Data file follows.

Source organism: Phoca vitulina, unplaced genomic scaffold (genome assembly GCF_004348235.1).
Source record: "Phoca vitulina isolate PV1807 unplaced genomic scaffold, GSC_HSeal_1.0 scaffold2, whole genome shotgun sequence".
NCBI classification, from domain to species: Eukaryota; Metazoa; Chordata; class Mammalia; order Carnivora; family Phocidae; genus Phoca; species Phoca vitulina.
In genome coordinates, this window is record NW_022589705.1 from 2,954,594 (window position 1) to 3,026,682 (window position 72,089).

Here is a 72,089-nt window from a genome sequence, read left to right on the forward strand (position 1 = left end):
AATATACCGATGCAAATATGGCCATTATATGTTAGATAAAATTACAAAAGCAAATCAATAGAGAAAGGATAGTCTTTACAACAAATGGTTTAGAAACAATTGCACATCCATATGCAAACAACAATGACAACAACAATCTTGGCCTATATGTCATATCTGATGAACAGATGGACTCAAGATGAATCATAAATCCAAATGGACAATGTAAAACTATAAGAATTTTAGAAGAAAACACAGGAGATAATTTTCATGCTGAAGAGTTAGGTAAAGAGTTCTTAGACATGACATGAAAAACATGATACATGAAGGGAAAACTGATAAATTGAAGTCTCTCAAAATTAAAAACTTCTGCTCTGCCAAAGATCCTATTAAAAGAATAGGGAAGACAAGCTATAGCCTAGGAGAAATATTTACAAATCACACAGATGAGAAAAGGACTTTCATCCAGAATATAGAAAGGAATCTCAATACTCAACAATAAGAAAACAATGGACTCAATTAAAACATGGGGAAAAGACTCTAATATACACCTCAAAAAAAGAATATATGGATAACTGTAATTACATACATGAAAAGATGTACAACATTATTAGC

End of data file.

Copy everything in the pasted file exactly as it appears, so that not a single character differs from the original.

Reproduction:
Source organism: Phoca vitulina, unplaced genomic scaffold (genome assembly GCF_004348235.1).
Source record: "Phoca vitulina isolate PV1807 unplaced genomic scaffold, GSC_HSeal_1.0 scaffold2, whole genome shotgun sequence".
NCBI classification, from domain to species: Eukaryota; Metazoa; Chordata; class Mammalia; order Carnivora; family Phocidae; genus Phoca; species Phoca vitulina.
In genome coordinates, this window is record NW_022589705.1 from 2,954,594 (window position 1) to 3,026,682 (window position 72,089).

Here is a 72,089-nt window from a genome sequence, read left to right on the forward strand (position 1 = left end):
AATATACCGATGCAAATATGGCCATTATATGTTAGATAAAATTACAAAAGCAAATCAATAGAGAAAGGATAGTCTTTACAACAAATGGTTTAGAAACAATTGCACATCCATATGCAAACAACAATGACAACAACAATCTTGGCCTATATGTCATATCTGATGAACAGATGGACTCAAGATGAATCATAAATCCAAATGGACAATGTAAAACTATAAGAATTTTAGAAGAAAACACAGGAGATAATTTTCATGCTGAAGAGTTAGGTAAAGAGTTCTTAGACATGACATGAAAAACATGATACATGAAGGGAAAACTGATAAATTGAAGTCTCTCAAAATTAAAAACTTCTGCTCTGCCAAAGATCCTATTAAAAGAATAGGGAAGACAAGCTATAGCCTAGGAGAAATATTTACAAATCACACAGATGAGAAAAGGACTTTCATCCAGAATATAGAAAGGAATCTCAATACTCAACAATAAGAAAACAATGGACTCAATTAAAACATGGGGAAAAGACTCTAATATACACCTCAAAAAAAGAATATATGGATAACTGTAATTACATACATGAAAAGATGTACAACATTATTAGC